Hands On: Philips Hue Tap

Philips Hue Tap

Those who have been reading Definitive Gear for a while now know that we love Philips Hue. It was our first review published, followed by any new additions. The Philips Hue Tap and Lux accessories were first unveiled in March. We’ve been waiting a while for the Tap, and it’s finally arrived.

My first thought as I was handed the box was this thing is tiny. It’s much smaller than I anticipated from viewing promotional material and videos. I measured it up against a standard hockey puck and it’s the exact same diameter and height. Another surprise that I discovered after taking it out of the box is that it does not require batteries. The unit powers itself from pressing the buttons. Registering a click for the first time took a few tries to get right. I found myself pressing the button too quickly. If you press it down in a firm motion it works every time. There’s a distinguishable click sound that you can hear, which coincides with the way it’s powered.

Philips Hue Tap

The Philips Hue Tap can be handled as a wireless remote or mounted to a wall. On the back you’ll find two adhesive strips and integrated mounting brackets if you’d prefer to use hardware. I plan to keep it as a loose remote so that it can be passed around the room or readily available near the front door. Up to 25 Taps can be assigned to each Bridge, so for those who wish to utilize it as a fixed wireless light switch are able to mount one in each room.

This works well if you have a more intricate system. Considering that 50 lights can be paired with each Bridge, those who have 2-3 lights per room in each section of their house can manually designate lights to each Tap. If you affix a Tap to the wall in a bedroom, you can customize specific scenes to control only the lights in that room. It’s a unique way to have a different atmosphere in each section of your home.

Setting up the Philips Hue Tap is very simple. The Settings menu located in the Hue app will present you with an option to Connect New Devices. After holding the middle button on the Tap for 10 seconds, it activates and will be automatically detected. From there, you can use a touch interface to select which scenes to pair with each button. Custom scenes can also be selected alongside the default ones. Once the 4 buttons have been assigned, hit Save and it’s all set.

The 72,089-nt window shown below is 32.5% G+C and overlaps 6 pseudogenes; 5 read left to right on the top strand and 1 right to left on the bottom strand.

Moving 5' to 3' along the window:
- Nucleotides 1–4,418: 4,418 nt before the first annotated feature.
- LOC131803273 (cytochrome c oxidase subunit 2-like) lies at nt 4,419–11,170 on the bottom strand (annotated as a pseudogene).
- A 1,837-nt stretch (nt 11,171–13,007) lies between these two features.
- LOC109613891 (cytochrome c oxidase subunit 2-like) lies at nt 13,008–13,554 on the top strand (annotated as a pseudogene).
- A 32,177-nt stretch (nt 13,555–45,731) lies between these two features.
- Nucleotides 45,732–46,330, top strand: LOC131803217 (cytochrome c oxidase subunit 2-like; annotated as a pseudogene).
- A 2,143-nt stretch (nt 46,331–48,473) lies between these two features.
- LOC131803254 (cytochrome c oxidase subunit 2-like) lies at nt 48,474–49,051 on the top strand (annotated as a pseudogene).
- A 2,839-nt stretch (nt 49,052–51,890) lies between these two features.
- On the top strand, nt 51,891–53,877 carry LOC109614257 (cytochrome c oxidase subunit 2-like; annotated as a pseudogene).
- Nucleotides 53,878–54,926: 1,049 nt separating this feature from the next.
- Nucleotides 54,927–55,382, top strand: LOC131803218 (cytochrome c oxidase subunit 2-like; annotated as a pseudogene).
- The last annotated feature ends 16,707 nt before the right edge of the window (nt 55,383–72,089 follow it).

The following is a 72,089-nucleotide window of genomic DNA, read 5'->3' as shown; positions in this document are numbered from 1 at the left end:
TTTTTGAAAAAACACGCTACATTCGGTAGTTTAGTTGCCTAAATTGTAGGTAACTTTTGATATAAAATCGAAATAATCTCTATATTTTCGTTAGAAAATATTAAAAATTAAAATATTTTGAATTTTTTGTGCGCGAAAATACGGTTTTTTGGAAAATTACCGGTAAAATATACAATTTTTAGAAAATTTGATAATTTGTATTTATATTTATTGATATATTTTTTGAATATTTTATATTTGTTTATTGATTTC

Philips Hue Tap

The app updates in real-time when each button is pressed. It will display which button was selected and how recent. As with all the Hue lights, you have the option to rename it. The default name is Hue Tap 1, and I simply removed the 1. I only have one Tap and don’t currently plan to get another in the near future, as all of my lights are located in my main room. Once I expand my Hue collection to other rooms, having another Tap would be a good investment.

Philips implemented cloud syncing into the Hue app, so any changes made on iPad or iPhone will sync to the other device. I had initially set up the Tap on my iPad. When I opened my iPhone a few minutes later, it was already updated and ready to go. The response time of the Tap is better than I expected. The lights change scenes instantly after each tap with no noticeable delay.

It’s an exciting event whenever Philips unveils new Hue products. As a Hue fanatic I would have purchased the Tap regardless of the situation, although it’s nice to skip the process of opening up the app to simply turn the lights on. Having the ability to customize specific scenes to each button is a great addition as well. I’m very impressed with the Tap, and look forward to what they have in store for the future.

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(Originally published July 18, 2014)

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